Rights Retention Policy

“UiO has adopted the introduction of an institutional rights retention policy (IRRP). The rights retention policy has effect from and including 1.1. 2023, and applies to manuscripts submitted to scholarly journals after this date.

Main points of the rights retention policy:

Ensures that UiO’s authors retain rights to share and use their accepted manuscript version (AAM) freely.
UiO has a non-exclusive right to make all scholarly articles authored by students and staff associated with the institution available with a CC BY 4.0 license in UiO’s research archive, currently DUO.
Employees and students who wish to opt out of this have the opportunity to apply for exemptions for individual articles. Applications are sent in a separate web form and do not need to be substantiated.
The Rector is legally responsible for interpreting the rights policy and for resolving any disputes about its interpretation and application.
UB processes uploads from Cristin and makes them available in the research archive, as well as processes applications for exceptions for individual articles….

The requirement for full and immediate open access to scientific publications cannot be met without a rights retention policy which ensures that articles published in closed journals are also self-archived in the institutional research archive (the green track).

The rights retention policy makes it possible to fulfill the current Open Access policy (#2): “All members of staff employed by UiO after 4 July 2013 shall undertake to do their best to ensure that scientific articles deposited into the institutional repository can be made openly available as soon as possible.”

Institutional rights policy ensures that all UiO authors retain rights to AAM so that this can be uploaded to Cristin and made available in UiO’s research archive, at the same time as the article is published by the journal. In this way, the requirements for immediate open access are met, while at the same time UiO ensures that researchers can freely choose the publication channel….”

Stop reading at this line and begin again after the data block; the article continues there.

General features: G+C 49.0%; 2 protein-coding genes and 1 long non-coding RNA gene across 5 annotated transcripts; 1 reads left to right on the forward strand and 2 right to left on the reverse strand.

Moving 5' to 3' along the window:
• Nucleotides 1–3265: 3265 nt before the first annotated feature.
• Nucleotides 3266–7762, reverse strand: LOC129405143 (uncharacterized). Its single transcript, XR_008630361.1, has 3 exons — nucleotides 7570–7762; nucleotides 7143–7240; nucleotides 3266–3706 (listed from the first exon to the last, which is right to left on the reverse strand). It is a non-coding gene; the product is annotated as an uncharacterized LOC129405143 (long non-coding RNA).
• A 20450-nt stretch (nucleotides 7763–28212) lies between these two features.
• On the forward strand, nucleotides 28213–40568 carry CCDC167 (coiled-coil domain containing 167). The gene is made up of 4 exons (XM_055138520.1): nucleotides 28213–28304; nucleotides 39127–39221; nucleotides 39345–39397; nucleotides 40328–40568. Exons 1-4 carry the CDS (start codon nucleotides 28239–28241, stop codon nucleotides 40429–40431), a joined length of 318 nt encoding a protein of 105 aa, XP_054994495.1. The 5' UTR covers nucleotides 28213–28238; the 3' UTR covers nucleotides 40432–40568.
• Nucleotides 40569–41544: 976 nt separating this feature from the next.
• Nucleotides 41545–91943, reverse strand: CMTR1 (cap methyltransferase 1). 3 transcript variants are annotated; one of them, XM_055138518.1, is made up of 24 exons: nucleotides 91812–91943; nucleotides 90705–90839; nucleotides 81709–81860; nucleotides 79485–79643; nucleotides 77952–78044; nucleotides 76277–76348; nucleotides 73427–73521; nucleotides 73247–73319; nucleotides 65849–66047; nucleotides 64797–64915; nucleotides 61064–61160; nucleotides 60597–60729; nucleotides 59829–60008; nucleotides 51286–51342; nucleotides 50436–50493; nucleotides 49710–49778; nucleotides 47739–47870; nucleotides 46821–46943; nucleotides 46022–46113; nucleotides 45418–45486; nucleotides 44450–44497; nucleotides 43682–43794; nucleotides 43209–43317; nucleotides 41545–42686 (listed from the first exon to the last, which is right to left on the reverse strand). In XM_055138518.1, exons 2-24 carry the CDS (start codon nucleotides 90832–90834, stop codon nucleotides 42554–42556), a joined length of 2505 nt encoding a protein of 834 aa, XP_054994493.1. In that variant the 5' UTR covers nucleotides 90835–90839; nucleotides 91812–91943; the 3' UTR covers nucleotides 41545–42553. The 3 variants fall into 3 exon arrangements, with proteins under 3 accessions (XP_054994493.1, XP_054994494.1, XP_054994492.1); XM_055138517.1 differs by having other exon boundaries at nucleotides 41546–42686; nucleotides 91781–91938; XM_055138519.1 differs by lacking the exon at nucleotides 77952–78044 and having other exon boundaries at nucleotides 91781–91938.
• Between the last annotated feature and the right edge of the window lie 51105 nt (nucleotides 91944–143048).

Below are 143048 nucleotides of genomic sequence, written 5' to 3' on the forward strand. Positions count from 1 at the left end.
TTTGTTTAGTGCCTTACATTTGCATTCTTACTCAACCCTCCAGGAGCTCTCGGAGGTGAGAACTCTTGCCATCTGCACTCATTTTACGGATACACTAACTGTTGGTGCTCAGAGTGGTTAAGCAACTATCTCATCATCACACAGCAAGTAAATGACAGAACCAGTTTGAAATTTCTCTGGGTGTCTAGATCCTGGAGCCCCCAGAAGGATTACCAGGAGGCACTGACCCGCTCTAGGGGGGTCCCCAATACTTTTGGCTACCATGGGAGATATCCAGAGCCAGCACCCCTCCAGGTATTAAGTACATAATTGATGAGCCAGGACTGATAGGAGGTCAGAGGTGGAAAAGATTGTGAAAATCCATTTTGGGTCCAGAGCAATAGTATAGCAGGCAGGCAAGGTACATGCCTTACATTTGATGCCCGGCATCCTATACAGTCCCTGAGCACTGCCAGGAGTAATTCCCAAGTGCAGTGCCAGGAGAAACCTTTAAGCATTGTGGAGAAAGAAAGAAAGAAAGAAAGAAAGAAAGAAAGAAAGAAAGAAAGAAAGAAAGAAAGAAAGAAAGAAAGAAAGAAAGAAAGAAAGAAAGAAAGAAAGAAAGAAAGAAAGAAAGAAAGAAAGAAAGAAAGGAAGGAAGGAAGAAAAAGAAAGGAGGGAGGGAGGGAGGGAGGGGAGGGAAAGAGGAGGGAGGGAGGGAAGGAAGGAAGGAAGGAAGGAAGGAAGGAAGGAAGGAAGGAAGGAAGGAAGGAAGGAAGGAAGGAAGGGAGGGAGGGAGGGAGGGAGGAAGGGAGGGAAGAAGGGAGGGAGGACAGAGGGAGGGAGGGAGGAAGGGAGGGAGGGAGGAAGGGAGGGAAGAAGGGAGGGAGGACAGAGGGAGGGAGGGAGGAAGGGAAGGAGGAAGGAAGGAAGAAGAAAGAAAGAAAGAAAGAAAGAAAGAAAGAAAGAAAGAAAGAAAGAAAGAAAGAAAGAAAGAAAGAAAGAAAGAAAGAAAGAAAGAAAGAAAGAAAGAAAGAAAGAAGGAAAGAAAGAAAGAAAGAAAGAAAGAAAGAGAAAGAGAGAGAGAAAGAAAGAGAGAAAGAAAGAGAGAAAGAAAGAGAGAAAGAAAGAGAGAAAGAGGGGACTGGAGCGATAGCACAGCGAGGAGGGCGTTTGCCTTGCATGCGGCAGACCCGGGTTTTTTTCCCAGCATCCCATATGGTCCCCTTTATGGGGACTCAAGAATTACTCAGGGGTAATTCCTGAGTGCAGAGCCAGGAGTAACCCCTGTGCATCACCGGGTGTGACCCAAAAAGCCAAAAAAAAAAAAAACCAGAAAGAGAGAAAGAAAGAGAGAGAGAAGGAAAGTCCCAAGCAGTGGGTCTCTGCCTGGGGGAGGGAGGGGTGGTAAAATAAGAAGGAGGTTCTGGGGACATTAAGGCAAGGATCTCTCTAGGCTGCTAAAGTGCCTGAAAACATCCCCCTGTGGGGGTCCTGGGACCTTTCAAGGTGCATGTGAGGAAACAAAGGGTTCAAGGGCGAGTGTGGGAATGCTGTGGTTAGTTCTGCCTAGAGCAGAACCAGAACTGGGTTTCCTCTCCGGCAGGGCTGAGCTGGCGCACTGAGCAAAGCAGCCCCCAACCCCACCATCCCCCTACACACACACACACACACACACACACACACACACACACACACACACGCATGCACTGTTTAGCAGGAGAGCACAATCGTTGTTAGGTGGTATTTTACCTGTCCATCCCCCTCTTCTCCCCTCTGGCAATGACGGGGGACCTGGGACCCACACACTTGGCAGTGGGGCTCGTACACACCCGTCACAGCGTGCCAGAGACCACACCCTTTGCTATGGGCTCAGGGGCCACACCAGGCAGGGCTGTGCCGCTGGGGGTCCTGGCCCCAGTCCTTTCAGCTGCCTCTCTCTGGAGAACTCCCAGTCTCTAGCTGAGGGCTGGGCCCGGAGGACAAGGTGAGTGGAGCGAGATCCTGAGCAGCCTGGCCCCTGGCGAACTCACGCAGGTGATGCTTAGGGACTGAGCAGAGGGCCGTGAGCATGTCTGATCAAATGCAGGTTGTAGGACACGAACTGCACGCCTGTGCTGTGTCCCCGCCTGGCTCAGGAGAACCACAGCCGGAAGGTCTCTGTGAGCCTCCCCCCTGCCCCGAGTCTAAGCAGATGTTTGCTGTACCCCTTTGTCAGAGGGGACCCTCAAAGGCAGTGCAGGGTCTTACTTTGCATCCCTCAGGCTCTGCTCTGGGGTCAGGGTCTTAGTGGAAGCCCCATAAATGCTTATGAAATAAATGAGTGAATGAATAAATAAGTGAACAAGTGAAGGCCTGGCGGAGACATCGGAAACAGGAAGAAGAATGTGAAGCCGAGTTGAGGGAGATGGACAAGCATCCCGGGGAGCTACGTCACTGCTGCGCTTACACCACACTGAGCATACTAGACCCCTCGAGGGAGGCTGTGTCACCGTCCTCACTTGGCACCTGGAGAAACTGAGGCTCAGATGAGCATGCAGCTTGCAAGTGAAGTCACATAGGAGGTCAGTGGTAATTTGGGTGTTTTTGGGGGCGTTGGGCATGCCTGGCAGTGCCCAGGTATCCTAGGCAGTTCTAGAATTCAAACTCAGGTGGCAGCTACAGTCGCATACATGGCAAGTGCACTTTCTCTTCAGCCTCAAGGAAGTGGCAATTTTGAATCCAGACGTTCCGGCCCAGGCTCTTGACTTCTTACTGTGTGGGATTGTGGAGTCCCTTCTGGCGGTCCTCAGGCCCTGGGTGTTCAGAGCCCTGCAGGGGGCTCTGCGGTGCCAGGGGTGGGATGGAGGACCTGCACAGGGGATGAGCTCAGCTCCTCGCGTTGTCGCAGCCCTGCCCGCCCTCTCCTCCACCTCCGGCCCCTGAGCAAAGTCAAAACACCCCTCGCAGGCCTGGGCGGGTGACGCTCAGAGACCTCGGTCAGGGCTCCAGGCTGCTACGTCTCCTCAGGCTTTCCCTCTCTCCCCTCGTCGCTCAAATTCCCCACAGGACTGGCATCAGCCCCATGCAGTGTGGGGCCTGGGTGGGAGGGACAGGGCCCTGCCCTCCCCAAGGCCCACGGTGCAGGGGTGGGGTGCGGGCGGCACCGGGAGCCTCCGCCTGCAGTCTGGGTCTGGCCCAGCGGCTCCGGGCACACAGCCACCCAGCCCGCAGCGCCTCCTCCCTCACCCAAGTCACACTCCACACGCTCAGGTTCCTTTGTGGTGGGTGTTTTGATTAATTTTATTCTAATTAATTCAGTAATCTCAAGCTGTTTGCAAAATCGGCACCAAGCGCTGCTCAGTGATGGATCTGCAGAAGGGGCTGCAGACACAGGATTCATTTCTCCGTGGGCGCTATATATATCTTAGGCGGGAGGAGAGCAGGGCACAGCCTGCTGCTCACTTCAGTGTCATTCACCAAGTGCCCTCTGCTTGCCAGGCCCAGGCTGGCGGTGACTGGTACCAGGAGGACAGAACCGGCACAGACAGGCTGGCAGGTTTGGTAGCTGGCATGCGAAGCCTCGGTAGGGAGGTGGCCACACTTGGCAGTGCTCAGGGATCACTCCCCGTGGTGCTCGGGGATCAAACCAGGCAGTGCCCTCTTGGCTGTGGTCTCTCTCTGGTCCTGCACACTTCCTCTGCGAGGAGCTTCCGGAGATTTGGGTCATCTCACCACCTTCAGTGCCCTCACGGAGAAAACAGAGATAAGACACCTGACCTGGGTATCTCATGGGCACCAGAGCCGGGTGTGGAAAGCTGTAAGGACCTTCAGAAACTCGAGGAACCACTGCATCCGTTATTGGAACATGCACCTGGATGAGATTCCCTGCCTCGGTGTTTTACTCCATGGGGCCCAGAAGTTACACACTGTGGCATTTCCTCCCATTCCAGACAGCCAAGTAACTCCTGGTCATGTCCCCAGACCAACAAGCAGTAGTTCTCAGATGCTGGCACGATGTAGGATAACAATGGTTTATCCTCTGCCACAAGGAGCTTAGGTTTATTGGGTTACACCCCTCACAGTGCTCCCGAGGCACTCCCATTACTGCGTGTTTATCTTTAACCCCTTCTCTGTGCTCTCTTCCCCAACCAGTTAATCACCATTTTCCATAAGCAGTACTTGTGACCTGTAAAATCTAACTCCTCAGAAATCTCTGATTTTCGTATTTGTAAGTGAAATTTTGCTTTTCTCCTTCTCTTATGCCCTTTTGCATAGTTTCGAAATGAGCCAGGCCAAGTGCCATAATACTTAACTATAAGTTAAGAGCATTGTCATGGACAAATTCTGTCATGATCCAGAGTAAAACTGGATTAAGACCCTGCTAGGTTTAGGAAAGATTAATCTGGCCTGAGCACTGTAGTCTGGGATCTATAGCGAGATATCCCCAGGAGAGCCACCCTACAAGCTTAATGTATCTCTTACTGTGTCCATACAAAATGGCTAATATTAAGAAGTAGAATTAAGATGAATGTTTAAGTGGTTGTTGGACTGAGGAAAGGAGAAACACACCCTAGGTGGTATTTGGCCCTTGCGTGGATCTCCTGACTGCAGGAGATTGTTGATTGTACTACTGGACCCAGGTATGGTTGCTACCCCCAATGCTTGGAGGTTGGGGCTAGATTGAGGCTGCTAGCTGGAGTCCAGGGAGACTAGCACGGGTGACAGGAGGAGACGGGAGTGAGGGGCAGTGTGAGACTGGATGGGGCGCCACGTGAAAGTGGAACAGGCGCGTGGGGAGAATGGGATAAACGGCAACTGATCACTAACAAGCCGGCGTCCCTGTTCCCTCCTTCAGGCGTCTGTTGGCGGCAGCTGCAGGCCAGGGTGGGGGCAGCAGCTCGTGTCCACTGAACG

News – The University of Oslo joins OLH LPS model

“We are very pleased to announce that the University of Oslo has joined the Open Library of Humanities’ Library Partnership Subsidy system. The University of Oslo (Norwegian: Universitetet i Oslo), until 1939 named the Royal Frederick University (Norwegian: Det Kongelige Frederiks Universitet), is the oldest university in Norway, located in the Norwegian capital of Oslo. The university was established in 1813, when the city after which it is named was still just a provincial town called Christiania. Since then it has made academic breakthroughs in law, science (especially maritime science) and played a key role in Norway’s liberation from Denmark. The university constitutes Norway’s largest research institution comprising eight faculties: Theology, Law, Medicine, Humanities, Mathematics and Natural Sciences, Dentistry, Social Sciences, and Education. It offers over 800 courses, all taught in English, with 40 Master’s degree programmes also taught in English. Five Nobel Laureates are associated with the university. They include chemist Odd Hassel, economist Ragnar Frisch and Ivar Giæver, an electrical engineer who worked on electron tunnelling and biophysics.

The Open Library of Humanities is an academic-led, gold open-access publisher with no author-facing charges. With initial funding from the Andrew W. Mellon Foundation, the platform covers its costs by payments from an international library consortium, rather than any kind of author fee….”